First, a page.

• If you call f1(), your debug output will print "Hello" before "World".
    • If you call f2(), your debug output will print "World" before "Hello".


  • @tomy As try to explain to you calling QTimer::singleShot(0, this, &Client::requestNewFortune); will post event into the QEventLoop of the QThread used by this.
    This means requestNewFortune() will be executed some time later, when all other previous event in the QEventLoop have been executed.
    This also ensure, requestNewFortune() will be executed in the thread on which this is running.
    And, to be exhaustive, requestNewFortune() will be executed, when attached Thread has an QEventQueue and the thread is running.



  • @mrjj
    I'm confused by what you said.
    You firstly say QTimer will be called later. Then you say, calling the function will happen right now!

    @JKSH

    If you call f1(), your debug output will print "Hello" before "World".

    So, apparently my first assumption mentioned here more than one time was correct. That is, that QTimer postpones the execution of the method inside it (requestNewFortune), until all next lines inside the function (void Client::readFortune()), are executed. And then at the end when there is no line to execute, QTimer calls its function. Right?

    @KroMignon

    This means requestNewFortune() will be executed some time later, when all other previous event in the QEventLoop have been executed.

    This is on the contrary to the code @JKSH offered above, because there, the function inside the QTimer is called when all other next lines are called.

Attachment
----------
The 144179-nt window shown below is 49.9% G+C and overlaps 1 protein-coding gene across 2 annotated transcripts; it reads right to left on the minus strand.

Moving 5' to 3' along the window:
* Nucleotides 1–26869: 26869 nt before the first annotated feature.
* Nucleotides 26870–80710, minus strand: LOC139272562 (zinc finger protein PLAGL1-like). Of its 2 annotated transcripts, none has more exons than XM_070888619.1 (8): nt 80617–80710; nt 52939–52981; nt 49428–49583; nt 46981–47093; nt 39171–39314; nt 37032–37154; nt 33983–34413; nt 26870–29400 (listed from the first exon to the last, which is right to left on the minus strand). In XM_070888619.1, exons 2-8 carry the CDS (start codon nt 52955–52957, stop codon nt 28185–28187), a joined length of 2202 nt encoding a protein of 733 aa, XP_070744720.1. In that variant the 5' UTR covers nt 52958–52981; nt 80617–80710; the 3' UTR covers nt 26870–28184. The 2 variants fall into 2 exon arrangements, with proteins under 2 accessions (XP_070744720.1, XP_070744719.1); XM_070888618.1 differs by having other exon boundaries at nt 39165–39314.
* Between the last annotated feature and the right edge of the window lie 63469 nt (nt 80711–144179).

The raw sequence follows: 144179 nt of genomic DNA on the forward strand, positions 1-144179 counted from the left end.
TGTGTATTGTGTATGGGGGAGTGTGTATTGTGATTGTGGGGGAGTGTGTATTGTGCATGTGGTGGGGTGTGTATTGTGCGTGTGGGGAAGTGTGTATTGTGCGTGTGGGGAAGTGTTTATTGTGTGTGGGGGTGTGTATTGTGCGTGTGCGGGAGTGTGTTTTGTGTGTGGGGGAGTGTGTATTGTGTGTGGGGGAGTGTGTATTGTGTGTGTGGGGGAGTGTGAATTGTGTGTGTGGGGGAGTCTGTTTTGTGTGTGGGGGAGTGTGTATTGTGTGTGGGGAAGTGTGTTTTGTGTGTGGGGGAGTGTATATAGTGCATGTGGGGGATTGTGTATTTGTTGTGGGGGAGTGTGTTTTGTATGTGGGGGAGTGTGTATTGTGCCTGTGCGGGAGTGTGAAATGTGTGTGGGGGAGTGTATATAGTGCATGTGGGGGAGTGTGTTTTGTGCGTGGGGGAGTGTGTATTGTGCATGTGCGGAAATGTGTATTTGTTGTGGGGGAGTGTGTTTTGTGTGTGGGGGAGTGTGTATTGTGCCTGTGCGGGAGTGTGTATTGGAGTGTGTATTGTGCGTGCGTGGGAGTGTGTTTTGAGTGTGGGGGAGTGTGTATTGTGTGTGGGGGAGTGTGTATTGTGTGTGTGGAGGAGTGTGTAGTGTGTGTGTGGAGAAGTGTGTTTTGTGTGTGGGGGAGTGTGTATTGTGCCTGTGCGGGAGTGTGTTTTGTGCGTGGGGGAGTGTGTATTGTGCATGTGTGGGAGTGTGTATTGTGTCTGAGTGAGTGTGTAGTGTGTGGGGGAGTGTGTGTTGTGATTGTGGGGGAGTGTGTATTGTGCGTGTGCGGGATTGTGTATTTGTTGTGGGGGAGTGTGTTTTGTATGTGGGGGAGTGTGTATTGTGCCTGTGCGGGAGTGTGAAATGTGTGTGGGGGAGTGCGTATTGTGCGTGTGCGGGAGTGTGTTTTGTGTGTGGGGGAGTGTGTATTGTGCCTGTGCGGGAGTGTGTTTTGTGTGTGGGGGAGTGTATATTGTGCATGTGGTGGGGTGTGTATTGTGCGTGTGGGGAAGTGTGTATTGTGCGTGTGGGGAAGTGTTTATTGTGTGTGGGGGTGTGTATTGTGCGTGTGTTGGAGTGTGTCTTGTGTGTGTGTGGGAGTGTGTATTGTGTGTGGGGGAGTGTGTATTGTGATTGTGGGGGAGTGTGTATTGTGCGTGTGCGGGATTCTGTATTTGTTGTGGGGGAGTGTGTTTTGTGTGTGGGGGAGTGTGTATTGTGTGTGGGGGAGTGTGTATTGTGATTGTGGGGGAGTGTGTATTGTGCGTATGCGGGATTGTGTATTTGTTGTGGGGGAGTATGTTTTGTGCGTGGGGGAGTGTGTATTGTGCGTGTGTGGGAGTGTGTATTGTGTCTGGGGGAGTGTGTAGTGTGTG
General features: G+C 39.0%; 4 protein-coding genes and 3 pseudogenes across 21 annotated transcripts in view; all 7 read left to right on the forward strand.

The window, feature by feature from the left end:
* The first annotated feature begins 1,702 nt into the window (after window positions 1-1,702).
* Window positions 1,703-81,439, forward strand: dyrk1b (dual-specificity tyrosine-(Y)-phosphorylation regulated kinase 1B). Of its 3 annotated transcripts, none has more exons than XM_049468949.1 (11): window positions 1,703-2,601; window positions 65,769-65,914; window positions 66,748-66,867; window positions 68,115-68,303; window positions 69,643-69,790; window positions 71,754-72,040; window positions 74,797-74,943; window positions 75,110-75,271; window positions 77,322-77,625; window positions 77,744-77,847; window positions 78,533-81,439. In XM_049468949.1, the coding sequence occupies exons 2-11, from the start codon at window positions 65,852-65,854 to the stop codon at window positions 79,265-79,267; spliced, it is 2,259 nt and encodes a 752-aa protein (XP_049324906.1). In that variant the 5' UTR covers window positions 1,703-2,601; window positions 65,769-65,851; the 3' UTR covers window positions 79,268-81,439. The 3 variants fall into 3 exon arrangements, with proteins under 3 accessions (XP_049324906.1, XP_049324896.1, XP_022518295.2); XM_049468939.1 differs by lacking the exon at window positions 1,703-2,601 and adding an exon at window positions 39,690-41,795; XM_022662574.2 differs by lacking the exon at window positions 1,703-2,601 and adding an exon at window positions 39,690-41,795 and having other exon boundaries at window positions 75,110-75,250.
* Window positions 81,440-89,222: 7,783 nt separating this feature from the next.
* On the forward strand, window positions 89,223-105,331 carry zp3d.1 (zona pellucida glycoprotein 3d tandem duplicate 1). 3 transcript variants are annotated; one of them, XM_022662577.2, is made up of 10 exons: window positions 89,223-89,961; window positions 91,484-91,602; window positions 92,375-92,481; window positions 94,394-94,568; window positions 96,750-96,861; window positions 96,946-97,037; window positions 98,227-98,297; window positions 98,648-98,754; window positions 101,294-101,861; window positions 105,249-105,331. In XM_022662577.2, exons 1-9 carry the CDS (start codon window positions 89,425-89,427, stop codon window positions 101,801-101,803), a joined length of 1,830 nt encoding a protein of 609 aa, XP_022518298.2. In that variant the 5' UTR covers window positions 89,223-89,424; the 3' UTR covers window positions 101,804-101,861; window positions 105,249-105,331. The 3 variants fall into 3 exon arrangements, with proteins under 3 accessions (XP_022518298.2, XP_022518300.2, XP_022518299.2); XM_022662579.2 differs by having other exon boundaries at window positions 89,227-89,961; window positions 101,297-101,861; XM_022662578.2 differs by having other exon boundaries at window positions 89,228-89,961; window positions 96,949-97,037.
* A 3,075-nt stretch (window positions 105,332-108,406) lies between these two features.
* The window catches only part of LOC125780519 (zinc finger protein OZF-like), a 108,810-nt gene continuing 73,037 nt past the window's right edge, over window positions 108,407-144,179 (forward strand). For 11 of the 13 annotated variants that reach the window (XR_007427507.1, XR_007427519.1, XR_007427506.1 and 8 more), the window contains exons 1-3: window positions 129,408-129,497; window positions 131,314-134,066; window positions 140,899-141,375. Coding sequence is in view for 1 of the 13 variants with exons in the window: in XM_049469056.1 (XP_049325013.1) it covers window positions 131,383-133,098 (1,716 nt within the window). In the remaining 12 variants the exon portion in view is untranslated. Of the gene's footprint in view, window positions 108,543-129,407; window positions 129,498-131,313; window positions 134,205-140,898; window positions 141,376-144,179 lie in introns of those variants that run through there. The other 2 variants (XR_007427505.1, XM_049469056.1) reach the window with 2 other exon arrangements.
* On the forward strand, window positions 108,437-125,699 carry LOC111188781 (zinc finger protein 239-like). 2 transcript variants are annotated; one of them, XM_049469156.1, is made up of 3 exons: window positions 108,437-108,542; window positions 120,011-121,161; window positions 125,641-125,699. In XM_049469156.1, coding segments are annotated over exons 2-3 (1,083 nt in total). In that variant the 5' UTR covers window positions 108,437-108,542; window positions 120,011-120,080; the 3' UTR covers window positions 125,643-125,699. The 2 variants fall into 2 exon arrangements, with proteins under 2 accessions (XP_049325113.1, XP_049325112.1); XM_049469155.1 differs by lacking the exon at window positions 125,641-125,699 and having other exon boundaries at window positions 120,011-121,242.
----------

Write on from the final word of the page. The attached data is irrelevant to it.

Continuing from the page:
The subject presumably is not that convoluted but I don't know why I understand your posts differently! :(


  • Lifetime Qt Champion

    @tomy said in Qt apps basic functionality:

    You firstly say QTimer will be called later. Then you say, calling the function will happen right now!

    Ok let me make it clear.

    QTimer::singleShot(0, this, &Client::requestNewFortune); ---> later called


    requestNewFortune(); ---> called right here. right now.

    And in this context. Later means when event loop gets around to it.



  • @tomy said in Qt apps basic functionality:

    This is on the contrary to the code @JKSH offered above, because there, the function inside the QTimer is called when all other next lines are called.
    The subject presumably is not that convoluted but I don't know why I understand your posts differently! :(

    Dear @tomy, it seems my explanation are not that clear as I supposed. So I do another try:

    1. QThread owns a QEventLoop
    2. When starting a QThread, the thread will wait until a new event is stored in the event loop, take it and execute the function with the attached parameters